How to make Money 20/20 (even) better

Back from four days in Copenhagen, my verdict on the conference is: outstanding networking, average exhibition but poor content. I had hoped to return with a notepad filled with case studies, new product launches and sundry useful facts with which to surprise and delight my colleagues. No such luck. The curated part of Money 20/20 disappointed.

Let’s start with what was great about the event – everybody was there. Everybody. 3.500 people from over 1.000 businesses involved in Fintech and payments from across Europe and beyond. And exhibitors seemed pretty happy, or at least those that had booked a stand on the main thoroughfare. It was tumbleweed in the boondogs where the Fintech start-ups were banished.

Nonetheless, it’s a tribute to the brand and the organisers hard work that the launch event was so successful.

Here are few things to work on

  1. Because everybody was there so it was almost impossible to find people and, when you did, there was nowhere to sit and limited refreshment options outside of meal times.
  2. The conference app needs a lot of work. The search facility was too basic and there was no way to give in-session feedback or ask questions.
  3. Rudimental. Seriously?? We’re here to network, often with people who don’t speak great English. We don’t need drum and bass blasting us into the corners.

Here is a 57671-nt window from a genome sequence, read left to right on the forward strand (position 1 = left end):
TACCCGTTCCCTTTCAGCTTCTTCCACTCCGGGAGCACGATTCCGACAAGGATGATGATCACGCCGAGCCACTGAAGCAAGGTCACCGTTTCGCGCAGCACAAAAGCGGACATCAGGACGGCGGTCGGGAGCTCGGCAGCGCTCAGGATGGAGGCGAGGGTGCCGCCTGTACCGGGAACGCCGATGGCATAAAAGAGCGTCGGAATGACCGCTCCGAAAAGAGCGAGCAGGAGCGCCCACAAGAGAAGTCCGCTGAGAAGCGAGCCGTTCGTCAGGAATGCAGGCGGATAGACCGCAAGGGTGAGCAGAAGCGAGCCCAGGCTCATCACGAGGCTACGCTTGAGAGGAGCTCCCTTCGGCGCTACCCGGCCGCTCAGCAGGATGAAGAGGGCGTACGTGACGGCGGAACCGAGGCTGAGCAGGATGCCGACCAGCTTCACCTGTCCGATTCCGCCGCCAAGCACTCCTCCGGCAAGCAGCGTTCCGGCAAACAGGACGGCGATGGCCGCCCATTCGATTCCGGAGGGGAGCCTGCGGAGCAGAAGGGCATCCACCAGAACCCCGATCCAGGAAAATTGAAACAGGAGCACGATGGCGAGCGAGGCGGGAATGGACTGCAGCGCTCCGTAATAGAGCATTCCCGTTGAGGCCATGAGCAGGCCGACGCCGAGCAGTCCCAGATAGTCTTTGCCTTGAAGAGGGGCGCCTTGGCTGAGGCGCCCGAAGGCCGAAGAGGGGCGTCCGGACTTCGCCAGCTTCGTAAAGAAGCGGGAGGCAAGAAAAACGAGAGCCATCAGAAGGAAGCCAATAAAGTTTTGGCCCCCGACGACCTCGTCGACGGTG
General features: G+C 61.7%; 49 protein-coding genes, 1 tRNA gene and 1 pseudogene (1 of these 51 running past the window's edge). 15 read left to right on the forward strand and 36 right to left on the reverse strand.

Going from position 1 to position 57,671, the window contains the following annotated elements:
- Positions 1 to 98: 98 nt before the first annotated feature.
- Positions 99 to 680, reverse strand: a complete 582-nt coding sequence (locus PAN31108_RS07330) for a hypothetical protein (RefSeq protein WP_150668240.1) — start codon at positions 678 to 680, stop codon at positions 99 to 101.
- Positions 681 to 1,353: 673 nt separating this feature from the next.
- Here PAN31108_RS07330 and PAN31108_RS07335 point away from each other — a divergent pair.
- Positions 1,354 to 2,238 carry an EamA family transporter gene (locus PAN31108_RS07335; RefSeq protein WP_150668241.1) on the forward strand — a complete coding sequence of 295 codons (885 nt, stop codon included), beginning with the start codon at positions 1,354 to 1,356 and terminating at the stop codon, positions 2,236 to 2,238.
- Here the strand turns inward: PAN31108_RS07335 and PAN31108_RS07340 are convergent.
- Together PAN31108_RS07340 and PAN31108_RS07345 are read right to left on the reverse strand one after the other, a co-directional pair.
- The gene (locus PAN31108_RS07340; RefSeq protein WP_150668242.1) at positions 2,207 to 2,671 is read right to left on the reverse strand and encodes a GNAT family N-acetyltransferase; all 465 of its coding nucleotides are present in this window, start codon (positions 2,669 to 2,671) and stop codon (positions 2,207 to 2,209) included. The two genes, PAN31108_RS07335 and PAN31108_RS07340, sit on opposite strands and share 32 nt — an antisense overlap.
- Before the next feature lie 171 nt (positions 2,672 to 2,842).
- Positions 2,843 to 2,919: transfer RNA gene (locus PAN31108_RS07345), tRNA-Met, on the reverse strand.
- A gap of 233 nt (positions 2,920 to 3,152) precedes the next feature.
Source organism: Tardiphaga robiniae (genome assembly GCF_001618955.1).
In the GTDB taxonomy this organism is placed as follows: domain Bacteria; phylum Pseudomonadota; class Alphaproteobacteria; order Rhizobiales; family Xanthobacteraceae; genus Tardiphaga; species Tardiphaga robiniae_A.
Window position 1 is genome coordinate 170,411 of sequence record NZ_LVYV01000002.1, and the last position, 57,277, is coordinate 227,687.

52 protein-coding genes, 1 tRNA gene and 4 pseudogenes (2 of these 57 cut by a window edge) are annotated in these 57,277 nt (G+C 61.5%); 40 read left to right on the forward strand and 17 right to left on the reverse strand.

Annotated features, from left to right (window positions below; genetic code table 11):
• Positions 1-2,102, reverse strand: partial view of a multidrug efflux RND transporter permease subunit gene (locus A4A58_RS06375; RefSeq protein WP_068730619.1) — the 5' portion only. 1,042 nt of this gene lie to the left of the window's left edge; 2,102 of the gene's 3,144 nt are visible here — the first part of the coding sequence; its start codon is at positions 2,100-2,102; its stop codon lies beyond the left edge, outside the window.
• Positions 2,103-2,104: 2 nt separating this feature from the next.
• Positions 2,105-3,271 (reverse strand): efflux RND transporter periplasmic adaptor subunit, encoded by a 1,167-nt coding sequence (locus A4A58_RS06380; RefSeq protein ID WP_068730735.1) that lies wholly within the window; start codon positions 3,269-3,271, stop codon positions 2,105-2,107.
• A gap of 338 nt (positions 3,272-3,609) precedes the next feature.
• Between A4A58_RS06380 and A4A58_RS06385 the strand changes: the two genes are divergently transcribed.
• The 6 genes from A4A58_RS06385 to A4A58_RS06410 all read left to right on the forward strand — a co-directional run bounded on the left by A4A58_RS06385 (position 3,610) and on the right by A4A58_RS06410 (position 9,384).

4. Don’t push us out into the cold on the third evening. For €3000 I could have had an all inclusive in the Caribbean so it’s not too much to expect some food and drink every night. Maybe there was no money left after Rudimental.
  5. Reduce the number of sessions using the panel format. I know it’s easier to get people to agree to get up on stage if they can sit down and shoot the breeze rather than do some work in advance to construct a serious argument but it was frequently deadly dull at Money 20/20. In the wrong hands, panels can allow speakers to bat business buzzwords back and forth rather than tell the audience some things they don’t know. Four out of five tracks were back-to-back panels. That’s too many.
  6. Theme the product launch track. It was great that so many businesses got 10 minutes to pitch but the chances of finding two in a row that were relevant was low.
  7. Find some better moderators. I’ve paid good money and travelled a long way. I want some difficult questions asked. The moderators need to be expert in the subject at hand (some were not) and willing to stand up for the audience.
  8. Let the audience participate. There are number of effective techniques to get everyone engaged the organisers need to use some of them. Otherwise, speaker go off-topic and the delegates begin to snooze (or start playing with their phones).
  9. Invite some retailers. We spent four days discussing an ecosystem but the sharks at the top of the food chain weren’t there. I don’t want to hear what a banker things omni-channel is about, I want to hear Nordstrom or House of Fraser.
  10. Invite some software vendors. These guys are driving the bus so where were they? Not invited or not interested? If the latter, the payment industry may be in more trouble than we’d realised.
  11. Cut the prices. Or at least offer flexible options so people can come for part of the event or share a ticket with a colleague.
  12. Kill day four. Enough already.
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